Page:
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Martial Artist Tests For Belt In Korea

Most tourists travel to see the sights and eat the food. But New Hyde Park resident Dr. Peter Douris recently flew to South Korea for a different reason entirely. He spent a week in the southern mountains testing for 5th degree black belt in the Korean martial art of Soo Bahk Do. 

 

Douris was part of a group from Kwon’s Karate studio in Manhasset, where they’ve all trained for many years with their instructor, Master H.Y. Kwon, a ninth level black belt.

 

In Korea, their days began at 6 a.m. and continued until very late.

 

“We trained with highly skilled Korean masters for many hours,” said Douris, a professor of physical therapy at the New York Institute of Technology’s Long Island campus. “It was very tough physically and mentally.”

 

Fortunately, there was a health spa nearby, where the practitioners dunked themselves repeatedly in very hot and very cold pools, he said.

 

“I use hot and cold therapy regularly at my PT practice in Astoria, Queens. During the test, it helped all of us tremendously,” said Douris 

 

The week-long test, called Ko Dan Ja in Korean, attracted martial artists from around the globe. That meant Douris found himself sharing the training floor with practitioners from countries as far apart as France and Australia.

 

“It was really great to be able to train with people from half a world away who have the same passion for Soo Bahk Do as we do,” he said. 

 

Douris wasn’t quite so enthusiastic about the food. “We had fish soup at almost every meal. It’s traditional Korean fare but it was a bit tough on my stomach.”

 

 Douris has already begun training with Master Kwon for his next rank test, which he’s considering taking in Greece. “I have family there,” he said. “And I like Greek food.”


News

 Online food market OurHarvest has recently joined forces with Mineola-based Island Harvest Food Bank, Long Island’s largest hunger relief organization, to help feed hungry Long Islanders over Thanksgiving and throughout the holiday season.

In the year it’s been open, the Space at Westbury has been host to musicians, comedians, dancers and last week, the venue opend its doors for world class boxers and their loyal fans. One of the headliners was Richie “Brazil” Neves, from New Hyde Park.

 

Winner Takes All Productions and Greg Cohen Promotions brought a night of boxing to the Space on Thursday, Nov. 13. While boxing events have come to Long Island before, this was the first of its kind to come to The Space.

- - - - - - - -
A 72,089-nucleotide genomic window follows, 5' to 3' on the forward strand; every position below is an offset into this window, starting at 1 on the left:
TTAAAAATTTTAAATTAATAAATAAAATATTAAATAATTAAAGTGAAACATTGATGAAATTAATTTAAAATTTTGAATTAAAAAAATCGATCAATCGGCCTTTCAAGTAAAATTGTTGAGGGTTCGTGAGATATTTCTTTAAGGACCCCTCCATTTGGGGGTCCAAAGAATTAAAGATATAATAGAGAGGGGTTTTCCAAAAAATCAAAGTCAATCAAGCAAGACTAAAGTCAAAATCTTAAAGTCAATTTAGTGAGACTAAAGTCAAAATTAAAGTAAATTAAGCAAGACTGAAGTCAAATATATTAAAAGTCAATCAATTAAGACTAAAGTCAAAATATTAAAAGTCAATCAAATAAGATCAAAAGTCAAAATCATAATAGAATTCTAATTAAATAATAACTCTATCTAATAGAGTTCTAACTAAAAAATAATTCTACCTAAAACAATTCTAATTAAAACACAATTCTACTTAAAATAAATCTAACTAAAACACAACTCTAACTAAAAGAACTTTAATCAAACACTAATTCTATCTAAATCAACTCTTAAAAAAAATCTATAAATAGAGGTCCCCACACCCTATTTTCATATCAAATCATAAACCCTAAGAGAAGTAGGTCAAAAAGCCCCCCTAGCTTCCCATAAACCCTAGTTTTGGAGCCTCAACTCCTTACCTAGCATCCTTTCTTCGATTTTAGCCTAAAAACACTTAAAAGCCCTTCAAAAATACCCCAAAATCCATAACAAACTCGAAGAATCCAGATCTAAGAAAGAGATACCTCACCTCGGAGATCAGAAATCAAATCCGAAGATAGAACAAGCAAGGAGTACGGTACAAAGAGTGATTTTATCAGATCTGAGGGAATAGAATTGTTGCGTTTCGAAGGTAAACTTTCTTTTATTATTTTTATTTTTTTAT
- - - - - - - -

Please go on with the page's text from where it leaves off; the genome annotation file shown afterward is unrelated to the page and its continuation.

Sports

Despite a disappointing playoff loss against the Wantagh Warriors, Sewanhaka Indians Head Coach George Kasimatis, is pleased with his football team’s season. 

“I’m proud of my team,” he said. “But you are never satisfied unless you win the whole thing.”

 

The Indians faced a big challenge this year, moving up into Conference II left them as the new kids on the block, unfamiliar with the teams they would be going against. 

Kasimatis will have a tall task next year replacing graduating seniors, which made up most of his starting lineup. Kasimatis said most of the offensive line, such as Danny Gianotti, Adrian Gonzalez and Louis Segarra III, and the defensive line, such as Justin Alexandre, Peter LaTorre and Peter Militano are seniors, many of which have started multiple years for him. 

The fifth seeded Sewanhaka Indians traveled to Wantagh to take on the fourth seeded Wantagh Warriors on Friday, Nov. 7 for its opening playoff game. 

 

The Indians opened the game sluggish on offense, and were held in check throughout the first quarter. The Indians defense did its best to keep the team within striking distance, but field position form shaky special teams play, put them in a difficult position. 

 

Warriors running back Dylan Beckwith, was able to punch in a 15-yard touchdown run, to give the Warriors a one score lead after the first quarter. 


Calendar

Songfest Tickets - November 19

PTA Meeting - November 19

Herricks School Board Meeting - November 20


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